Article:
Remember Peak Oil? That was the notion, au courant a few years ago, that we have reached the limit of how much petroleum the planet can produce in a year. Of course, the shale revolution and continued exploration have proved that thesis wrong. And we should be careful about making projections about long-term developments in energy use. I still remember coming home in a panic from eighth-grade science class in 1980, when Mr. Smith told us there was enough oil left on the planet for only 30 to 35 more years.
But it now appears we may be reaching another peak, with a different fossil fuel. Only this time, the peak isn’t in production—it may be in consumption. I’m talking about Peak Coal.
The Stone Age didn’t end because the world ran out of stone, the saying goes. It ended because humans decided to use other materials. The same may hold true for coal.
We’re not running out of coal anytime soon. According to the U.S. Energy Information Administration, the U.S. has 480 billion short tons of demonstrated reserves—that’s several hundred years’ worth of supply at current consumption rates. And coal remains a very attractive fuel for its primary use—generating electricity. Moreover, billions of people across the planet are just beginning to plug in and enjoy the conveniences of modern life. All of which suggests that coal-powered electricity plants—among the most effective ways of scaling up electricity production—should be around for a long time.
But there’s mounting evidence that the U.S.—and even the world at large—may be deciding that it prefers to use less coal.
In the U.S., cheap natural gas, the rise of renewables, and regulations are combining to reduce the use of coal in electricity generation. Between 2007 and 2014, coal’s share of electricity generation in the U.S. fell from 48.5 percent to 38.7 percent. And the Energy Information Administration forecasts it will fall again this year and next, to 37.2 percent in 2015 and 36.6 percent in 2016. Why? Everywhere you look, companies and power generators like the Tennessee Valley Authority are announcing plans to shutter coal-fired plants and replace them with wind, solar, and plants that use cleaner-burning natural gas. The American Coalition for Clean Coal Electricity reports that by the end of 2015, about 49,000 megawatts of coal capacity “will have retired or converted,” and that “[b]etween 2016 and 2018, an additional 16,000 MW are expected to retire or convert.” (In 2012 the U.S. had about 310,000 megawatts of coal-generating capacity, according to the EIA.) “In the last ten years, without really knowing it, we have embarked on the largest peacetime deconstruction project in the history of the world,” writes Richard Martin in the forthcoming book Coal Wars: The Future of Energy and the Fate of the Planet.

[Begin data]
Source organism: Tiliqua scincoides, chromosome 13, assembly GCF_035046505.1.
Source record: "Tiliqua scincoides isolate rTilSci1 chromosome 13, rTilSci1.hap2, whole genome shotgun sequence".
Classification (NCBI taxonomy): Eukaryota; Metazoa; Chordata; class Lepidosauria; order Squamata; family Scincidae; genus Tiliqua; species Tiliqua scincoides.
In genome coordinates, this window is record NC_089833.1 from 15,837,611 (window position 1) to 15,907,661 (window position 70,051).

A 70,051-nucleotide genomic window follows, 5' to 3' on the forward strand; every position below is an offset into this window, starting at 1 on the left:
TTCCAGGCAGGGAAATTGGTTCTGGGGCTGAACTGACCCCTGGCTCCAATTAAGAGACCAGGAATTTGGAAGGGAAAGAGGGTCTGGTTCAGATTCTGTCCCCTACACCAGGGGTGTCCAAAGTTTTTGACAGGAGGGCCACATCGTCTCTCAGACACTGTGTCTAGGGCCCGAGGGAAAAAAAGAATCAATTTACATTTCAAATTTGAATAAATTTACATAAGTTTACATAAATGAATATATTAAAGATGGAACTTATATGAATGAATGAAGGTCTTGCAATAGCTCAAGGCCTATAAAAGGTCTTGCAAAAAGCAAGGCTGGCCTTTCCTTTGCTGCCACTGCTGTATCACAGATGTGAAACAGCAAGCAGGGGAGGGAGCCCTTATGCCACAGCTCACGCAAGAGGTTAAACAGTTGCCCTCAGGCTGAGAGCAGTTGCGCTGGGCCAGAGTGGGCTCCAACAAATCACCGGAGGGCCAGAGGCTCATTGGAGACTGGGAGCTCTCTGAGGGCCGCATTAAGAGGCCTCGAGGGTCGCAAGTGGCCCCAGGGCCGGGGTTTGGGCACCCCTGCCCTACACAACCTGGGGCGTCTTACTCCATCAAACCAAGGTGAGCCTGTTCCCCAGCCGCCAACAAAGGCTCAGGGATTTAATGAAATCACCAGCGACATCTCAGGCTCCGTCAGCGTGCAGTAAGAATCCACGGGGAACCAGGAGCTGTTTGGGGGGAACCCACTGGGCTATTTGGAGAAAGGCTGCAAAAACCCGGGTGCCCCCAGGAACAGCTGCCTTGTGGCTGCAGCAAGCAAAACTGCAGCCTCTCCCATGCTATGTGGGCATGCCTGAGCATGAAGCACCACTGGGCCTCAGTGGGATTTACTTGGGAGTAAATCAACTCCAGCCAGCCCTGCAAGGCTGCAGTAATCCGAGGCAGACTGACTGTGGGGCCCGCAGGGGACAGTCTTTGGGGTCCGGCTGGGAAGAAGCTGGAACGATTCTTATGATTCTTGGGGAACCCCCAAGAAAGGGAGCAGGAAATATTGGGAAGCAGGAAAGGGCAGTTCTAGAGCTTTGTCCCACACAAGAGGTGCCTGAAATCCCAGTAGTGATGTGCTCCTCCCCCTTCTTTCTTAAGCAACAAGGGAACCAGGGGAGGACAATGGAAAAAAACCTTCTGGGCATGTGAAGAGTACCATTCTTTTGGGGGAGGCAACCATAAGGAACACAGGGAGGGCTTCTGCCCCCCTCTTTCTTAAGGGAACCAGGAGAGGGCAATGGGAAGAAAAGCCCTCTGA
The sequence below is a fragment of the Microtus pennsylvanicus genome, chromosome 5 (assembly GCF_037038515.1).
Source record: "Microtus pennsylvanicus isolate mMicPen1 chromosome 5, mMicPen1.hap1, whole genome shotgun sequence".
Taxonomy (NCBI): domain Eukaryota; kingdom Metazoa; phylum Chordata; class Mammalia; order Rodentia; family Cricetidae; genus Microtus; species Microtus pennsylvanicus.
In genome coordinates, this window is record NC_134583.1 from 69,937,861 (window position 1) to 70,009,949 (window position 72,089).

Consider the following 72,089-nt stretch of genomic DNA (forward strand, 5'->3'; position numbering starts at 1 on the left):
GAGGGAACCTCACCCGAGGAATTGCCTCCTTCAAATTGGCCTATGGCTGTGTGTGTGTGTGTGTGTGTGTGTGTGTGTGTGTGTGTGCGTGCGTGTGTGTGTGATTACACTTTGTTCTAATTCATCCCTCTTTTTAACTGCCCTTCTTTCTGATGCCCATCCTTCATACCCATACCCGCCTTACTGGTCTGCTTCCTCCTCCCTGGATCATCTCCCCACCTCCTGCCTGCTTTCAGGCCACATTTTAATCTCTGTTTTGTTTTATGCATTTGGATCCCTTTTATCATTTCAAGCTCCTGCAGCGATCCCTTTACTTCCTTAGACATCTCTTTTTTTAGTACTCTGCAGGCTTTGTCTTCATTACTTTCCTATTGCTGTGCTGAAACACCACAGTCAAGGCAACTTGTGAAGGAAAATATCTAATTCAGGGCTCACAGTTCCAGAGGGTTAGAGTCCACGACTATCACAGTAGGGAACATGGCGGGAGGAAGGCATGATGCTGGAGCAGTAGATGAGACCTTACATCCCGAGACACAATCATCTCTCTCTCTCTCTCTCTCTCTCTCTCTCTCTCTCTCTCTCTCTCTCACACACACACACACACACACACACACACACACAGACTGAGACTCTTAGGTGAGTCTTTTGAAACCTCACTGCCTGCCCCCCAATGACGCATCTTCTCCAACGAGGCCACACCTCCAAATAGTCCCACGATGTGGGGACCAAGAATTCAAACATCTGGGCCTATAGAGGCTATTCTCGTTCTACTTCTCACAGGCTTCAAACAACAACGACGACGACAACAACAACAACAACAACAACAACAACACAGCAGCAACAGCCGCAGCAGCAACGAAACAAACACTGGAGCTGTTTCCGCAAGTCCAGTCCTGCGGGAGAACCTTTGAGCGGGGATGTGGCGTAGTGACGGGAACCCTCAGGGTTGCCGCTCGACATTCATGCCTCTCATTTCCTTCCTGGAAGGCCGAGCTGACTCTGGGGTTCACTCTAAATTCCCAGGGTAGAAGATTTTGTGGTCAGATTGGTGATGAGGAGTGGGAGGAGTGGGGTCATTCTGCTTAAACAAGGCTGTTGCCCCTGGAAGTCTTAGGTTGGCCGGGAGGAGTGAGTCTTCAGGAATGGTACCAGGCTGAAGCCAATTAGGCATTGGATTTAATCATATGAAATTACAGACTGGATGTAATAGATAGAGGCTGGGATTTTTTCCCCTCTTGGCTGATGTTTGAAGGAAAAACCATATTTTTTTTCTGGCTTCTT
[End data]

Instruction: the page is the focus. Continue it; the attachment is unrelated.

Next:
Power generators are turning away from coal for a host of reasons: In some instances natural gas is cheaper; many states are requiring utilities to generate a certain portion of electricity from renewable resources; individual cities (and even an entire Canadian province) have decided to stop purchasing electricity created by burning coal; and new Environmental Protection Agency regulations are making it more expensive and less economical to use coal plants. Some companies fear that future carbon taxes will render their coal plants uncompetitive. It all adds up to lower demand. In the power sector, which accounts for 93 percent of coal usage in the U.S., coal consumption fell about 1 percent in 2014, and is expected to fall an additional 2.6 percent by 2016, according to the EIA.